The Royal Mint has been considering a revised round cupro-nickel 50p piece. I have seen a photograph of the trial pieces. Such a new coin would be proportionate in size and weight to the new 10p to be issued in 1992. The introduction of the new 10p in 1992 and the withdrawal of the old coin will make the current 10p "slot" available for a circulating £2 coin. The currency version of the coin has been available since 1986.
Coinage should also be convenient to the user. The public, the banks and the vending machine industry all require the certainty of a consistent range of coins of regular shape which are distinguishable by sight and touch. Coins should be small and light. Heavy coins like the 50p piece burn holes in the ordinary user's pocket, are unpopular with those who carry around large quantities of coins, and add extra costs to transport and security. Today, the 50p piece is most unpopular.
There are also other important points to take into account. For the banking industry, the principal costs are handling, transport storage, packing and lost investment opportunity. Several points follow from that. Generally speaking, the fewer the denominations in issue, the lower the costs of handling, storage and interest lost. In relation to their value, the costs of handling the existing low-denomination bronze coins are much higher than for handling the existing 5p and 10p coins. Weight and bulk are critical factors in transport, storage and handling costs.
Unlike the situation in most EC countries, coin not used by bank customers cannot automatically be returned to the issuing authorities for value. Therefore, it can be argued that the coinage is not properly responsive to demand—there is an administrative impediment to the operation of market forces which works to the detriment of the banking industry and its customers, the public. With the prospect of eight currency coins from £2 to 1p, six of these in low-value denominations, has the time not come to drop the 2p and 20p pieces, to redesign the 50p piece, reducing it in weight and size, and to bring the existing £2 coin into regular circulation?
I urge upon my right hon. Friend the Chancellor of the Exchequer, who is also the Master of the Mint, this urgent coinage reform. Coupled with the defeat of inflation, my right hon. Friend could give the people of the United Kingdom a coinage of convenience of which they could be proud.
I am grateful to my hon. Friend the Member for Westminster, North (Sir J. Wheeler) for giving us an opportunity to debate a subject of interest to a great many people, many of whom hold strong views. I thank my hon. Friend, too, for obtaining his Adjournment debate at a relatively civilised hour—Friday afternoons are occasions when we are all happy to conduct Adjournment debates. I understand that the last time my hon. Friend was successful in obtaining an Adjournment debate was in 1986, when he advocated a £2 note and managed to secure a slot at 5 am on a Thursday morning. This occasion is certainly a considerable improvement on that.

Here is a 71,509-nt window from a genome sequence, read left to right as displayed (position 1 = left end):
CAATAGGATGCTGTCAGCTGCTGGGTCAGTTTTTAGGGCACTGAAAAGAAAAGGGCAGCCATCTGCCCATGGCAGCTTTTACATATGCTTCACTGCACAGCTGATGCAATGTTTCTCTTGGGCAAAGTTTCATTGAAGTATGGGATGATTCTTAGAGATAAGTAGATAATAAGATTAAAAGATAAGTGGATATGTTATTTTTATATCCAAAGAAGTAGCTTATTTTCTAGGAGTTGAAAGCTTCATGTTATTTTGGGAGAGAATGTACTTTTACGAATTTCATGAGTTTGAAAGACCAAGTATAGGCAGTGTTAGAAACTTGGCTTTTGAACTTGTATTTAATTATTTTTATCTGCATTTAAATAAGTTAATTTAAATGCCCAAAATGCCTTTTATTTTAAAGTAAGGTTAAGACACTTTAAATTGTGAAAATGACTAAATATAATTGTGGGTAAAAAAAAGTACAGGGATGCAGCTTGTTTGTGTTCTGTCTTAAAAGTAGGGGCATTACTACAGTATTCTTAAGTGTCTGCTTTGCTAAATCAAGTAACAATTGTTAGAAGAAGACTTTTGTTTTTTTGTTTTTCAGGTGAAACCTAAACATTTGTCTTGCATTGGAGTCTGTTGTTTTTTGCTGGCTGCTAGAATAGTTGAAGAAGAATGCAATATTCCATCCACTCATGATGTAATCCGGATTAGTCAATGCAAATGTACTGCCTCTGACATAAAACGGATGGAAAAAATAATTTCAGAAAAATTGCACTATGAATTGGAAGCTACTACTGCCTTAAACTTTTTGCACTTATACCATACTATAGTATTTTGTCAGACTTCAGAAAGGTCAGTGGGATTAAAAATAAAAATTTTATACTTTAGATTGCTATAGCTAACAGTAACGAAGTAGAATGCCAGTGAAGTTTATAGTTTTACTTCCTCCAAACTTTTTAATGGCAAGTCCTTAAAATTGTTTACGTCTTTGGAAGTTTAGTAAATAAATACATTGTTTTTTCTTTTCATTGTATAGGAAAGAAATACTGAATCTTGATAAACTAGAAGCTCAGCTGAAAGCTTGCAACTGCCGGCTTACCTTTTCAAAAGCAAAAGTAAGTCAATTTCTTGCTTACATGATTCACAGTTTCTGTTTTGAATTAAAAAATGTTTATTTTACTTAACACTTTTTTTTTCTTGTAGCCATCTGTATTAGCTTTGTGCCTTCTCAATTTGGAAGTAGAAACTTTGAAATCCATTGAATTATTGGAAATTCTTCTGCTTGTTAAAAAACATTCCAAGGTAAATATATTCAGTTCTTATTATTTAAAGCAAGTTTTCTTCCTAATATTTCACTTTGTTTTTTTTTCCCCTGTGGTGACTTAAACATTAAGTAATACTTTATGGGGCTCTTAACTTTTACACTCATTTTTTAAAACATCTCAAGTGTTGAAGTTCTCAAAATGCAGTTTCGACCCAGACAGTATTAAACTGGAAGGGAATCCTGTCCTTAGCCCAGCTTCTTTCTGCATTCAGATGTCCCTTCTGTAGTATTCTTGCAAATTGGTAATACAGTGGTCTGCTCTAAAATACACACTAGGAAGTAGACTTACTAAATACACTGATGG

I apologise to my hon. Friend. That brings me to my second point. I entered into the response to the debate with some sense of inadequacy because I know that my hon. Friend is knowledgeable on the subject. He is a keen collector and student of British and Commonwealth coins and, with another friend of mine, has written a book on the subject. I thought that I had better get the book out of the Library, but I hope that my hon. Friend will forgive me when I say that I did not get very far with it. The book shows that he and his co-author know a considerable amount about the British coinage.
There are nearly 15 billion coins in circulation. I have found the Royal Mint one of the interesting areas of responsibility that I have acquired with my present job, and although I have had it for only a short time I have quickly discovered the depth of public feeling about the sort of issues covered in this debate—the size, convenience and quality of the currency, and the ease with which it can be recognised.
My right hon. Friend the Prime Minister, when he was Master of the Mint, said at this year's Trial of the Pyx:
It is a brave Minister who interferes with anything so familiar to the public as the coins in their pockets.
However, from time to time we have to do so. In view of that, and of the extensive knowledge of the subject on the part of my hon. Friend the Member for Westminster, North, I was pleased to hear my hon. Friend welcome the new 5p coin and other changes that we have recently announced.
I agree with my hon. Friend about the features that should attach to a coinage system. He listed simplicity, convenience and respect—all important aspects of a good system. It is also important that people should be able readily to distinguish between coins by sight and by touch. The latter point is particularly important to visually handicapped and blind people. I know that the Royal Mint has always taken care to ensure that it consults those who represent the blind, or the blind themselves, before finishing any design. In that way, it can ensure that the new design will be readily recognisable and distinguishable from other coins, so that there is no danger of muddling them.